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Unformatted text preview: 103 The Age of Industrialisation The Age of Industrialisation Chapter V The Age of Industrialisation The Age of Industrialisation In 1900, a popular music publisher E.T. Paull produced a music book that had a picture on the cover page announcing the ‘Dawn of the Century’ (Fig. 1). As you can see from the illustration, at the centre of the picture is a goddess-like figure, the angel of progress, bearing the flag of the new century. She is gently perched on a wheel with wings, symbolising time. Her flight is taking her into the future. Floating about, behind her, are the signs of progress: railway, camera, machines, printing press and factory. This glorification of machines and technology is even more marked in a picture which appeared on the pages of a trade magazine over a hundred years ago (Fig. 2). It shows two magicians. The one at the top is Aladdin from the Orient who built a beautiful palace with his New words Orient – The countries to the east of the Mediterranean, usually referring to Asia. The term arises out of a western viewpoint that sees this region as pre- modern, traditional and mysterious Fig. 1 – Dawn of the Century, published by E.T. Paull Music Co., New York, England, 1900. India and the Contemporary World 104 Give two examples where modern development that is associated with progress has lead to problems. You may like to think of areas related to environmental issues, nuclear weapons or disease. Activity magic lamp. The one at the bottom is the modern mechanic, who with his modern tools weaves a new magic: builds bridges, ships, towers and high-rise buildings. Aladdin is shown as representing the East and the past, the mechanic stands for the West and modernity. These images offer us a triumphant account of the modern world. Within this account the modern world is associated with rapid technological change and innovations, machines and factories, railways and steamships. The history of industrialisation thus becomes simply a story of development, and the modern age appears as a wonderful time of technological progress. These images and associations have now become part of popular imagination. Do you not see rapid industrialisation as a time of progress and modernity? Do you not think that the spread of railways and factories, and construction of high-rise buildings and bridges is a sign of society’s development? How have these images developed? And how do we relate to these ideas? Is industrialisation always based on rapid technological development? Can we today continue to glorify continuous mechanisation of all work? What has industrialisation meant to people’s lives? To answer such questions we need to turn to the history of industrialisation....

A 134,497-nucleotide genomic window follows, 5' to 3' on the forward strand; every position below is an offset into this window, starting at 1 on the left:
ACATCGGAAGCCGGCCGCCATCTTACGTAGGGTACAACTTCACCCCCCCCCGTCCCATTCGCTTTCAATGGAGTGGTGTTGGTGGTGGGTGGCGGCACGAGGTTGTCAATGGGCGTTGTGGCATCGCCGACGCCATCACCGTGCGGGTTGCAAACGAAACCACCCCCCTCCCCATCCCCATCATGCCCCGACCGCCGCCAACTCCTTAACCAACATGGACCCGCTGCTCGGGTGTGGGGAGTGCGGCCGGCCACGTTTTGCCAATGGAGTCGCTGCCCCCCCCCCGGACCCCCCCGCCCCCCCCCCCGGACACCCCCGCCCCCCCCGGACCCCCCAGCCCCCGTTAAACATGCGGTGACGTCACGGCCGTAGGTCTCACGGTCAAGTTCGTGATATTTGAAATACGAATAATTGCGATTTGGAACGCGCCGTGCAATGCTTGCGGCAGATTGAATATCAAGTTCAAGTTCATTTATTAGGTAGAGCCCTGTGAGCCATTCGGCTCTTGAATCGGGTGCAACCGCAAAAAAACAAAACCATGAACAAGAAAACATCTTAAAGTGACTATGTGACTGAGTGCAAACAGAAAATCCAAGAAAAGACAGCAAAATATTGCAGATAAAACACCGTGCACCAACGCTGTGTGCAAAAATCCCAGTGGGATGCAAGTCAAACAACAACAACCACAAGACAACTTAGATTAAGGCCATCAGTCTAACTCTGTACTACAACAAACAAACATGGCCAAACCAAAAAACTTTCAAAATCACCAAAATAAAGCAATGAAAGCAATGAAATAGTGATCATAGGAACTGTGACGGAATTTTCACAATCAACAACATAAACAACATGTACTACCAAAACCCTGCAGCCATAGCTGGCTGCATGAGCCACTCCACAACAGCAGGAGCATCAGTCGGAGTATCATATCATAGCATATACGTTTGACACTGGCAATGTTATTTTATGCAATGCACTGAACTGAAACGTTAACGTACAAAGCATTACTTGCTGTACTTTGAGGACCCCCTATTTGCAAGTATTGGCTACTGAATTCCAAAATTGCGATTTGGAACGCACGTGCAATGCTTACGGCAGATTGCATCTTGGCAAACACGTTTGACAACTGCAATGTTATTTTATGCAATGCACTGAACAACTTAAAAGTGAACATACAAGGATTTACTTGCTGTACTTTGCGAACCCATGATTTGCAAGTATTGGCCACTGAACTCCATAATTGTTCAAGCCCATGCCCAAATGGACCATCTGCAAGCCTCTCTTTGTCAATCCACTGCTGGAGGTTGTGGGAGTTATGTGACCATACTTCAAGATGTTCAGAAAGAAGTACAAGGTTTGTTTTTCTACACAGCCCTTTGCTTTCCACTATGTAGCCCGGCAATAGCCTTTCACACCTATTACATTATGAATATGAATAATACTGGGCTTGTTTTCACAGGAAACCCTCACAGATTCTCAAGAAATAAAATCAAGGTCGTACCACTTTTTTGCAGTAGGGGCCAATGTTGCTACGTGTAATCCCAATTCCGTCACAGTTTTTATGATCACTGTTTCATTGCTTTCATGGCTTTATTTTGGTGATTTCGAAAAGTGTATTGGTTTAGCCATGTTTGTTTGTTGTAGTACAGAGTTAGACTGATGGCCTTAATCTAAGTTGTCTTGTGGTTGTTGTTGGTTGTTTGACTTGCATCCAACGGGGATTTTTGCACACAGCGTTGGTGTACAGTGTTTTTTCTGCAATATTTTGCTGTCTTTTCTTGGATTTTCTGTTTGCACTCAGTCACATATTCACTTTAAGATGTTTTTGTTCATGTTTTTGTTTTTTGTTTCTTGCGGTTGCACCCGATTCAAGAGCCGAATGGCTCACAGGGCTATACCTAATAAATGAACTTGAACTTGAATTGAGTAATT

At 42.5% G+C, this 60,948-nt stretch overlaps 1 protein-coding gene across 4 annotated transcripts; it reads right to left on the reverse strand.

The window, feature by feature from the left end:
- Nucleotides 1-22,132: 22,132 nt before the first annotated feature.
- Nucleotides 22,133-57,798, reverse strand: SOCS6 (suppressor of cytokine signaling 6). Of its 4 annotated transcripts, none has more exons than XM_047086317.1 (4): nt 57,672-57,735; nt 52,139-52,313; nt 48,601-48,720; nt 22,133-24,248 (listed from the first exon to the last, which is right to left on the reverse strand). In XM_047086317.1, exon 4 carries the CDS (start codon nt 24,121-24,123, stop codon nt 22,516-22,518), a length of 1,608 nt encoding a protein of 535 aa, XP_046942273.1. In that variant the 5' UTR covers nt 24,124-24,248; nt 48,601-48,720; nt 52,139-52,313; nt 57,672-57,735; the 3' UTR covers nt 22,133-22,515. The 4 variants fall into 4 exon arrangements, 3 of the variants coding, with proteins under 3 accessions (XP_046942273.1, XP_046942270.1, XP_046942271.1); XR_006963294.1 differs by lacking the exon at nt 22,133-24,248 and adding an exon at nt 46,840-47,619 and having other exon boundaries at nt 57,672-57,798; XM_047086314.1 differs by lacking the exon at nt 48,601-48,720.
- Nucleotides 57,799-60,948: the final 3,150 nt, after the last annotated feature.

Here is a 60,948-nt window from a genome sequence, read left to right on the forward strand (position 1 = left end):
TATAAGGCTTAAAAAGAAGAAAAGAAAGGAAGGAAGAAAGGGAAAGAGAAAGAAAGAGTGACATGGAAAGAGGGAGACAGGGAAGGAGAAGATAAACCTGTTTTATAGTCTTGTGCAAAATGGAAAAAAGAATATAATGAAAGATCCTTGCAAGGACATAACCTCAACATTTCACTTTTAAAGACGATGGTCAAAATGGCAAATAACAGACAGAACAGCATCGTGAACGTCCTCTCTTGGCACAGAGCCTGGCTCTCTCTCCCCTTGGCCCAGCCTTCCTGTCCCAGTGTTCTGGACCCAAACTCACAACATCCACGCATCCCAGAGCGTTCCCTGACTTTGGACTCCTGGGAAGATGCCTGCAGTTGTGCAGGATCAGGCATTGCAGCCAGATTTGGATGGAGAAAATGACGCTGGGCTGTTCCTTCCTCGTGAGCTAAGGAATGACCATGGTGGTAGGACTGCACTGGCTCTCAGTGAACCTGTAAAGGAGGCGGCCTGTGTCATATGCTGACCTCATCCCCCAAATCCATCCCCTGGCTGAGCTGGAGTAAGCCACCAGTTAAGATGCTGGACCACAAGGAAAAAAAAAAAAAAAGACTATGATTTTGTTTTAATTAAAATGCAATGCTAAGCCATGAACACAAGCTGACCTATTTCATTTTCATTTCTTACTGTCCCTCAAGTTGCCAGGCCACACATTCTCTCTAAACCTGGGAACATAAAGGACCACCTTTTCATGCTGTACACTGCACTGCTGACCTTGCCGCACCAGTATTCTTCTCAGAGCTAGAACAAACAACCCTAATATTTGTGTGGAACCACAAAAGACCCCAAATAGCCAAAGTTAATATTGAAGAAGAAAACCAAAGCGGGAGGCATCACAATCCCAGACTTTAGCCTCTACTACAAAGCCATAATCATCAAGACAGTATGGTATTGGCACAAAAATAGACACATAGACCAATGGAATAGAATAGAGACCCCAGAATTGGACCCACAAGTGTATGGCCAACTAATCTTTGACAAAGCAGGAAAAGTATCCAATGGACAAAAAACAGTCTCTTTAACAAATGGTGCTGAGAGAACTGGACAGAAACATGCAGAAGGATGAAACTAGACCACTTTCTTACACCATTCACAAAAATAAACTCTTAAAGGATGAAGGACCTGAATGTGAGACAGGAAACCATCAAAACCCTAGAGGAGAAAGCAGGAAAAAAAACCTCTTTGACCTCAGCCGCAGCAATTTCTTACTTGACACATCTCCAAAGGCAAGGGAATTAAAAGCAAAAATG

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- Fall '09
- The American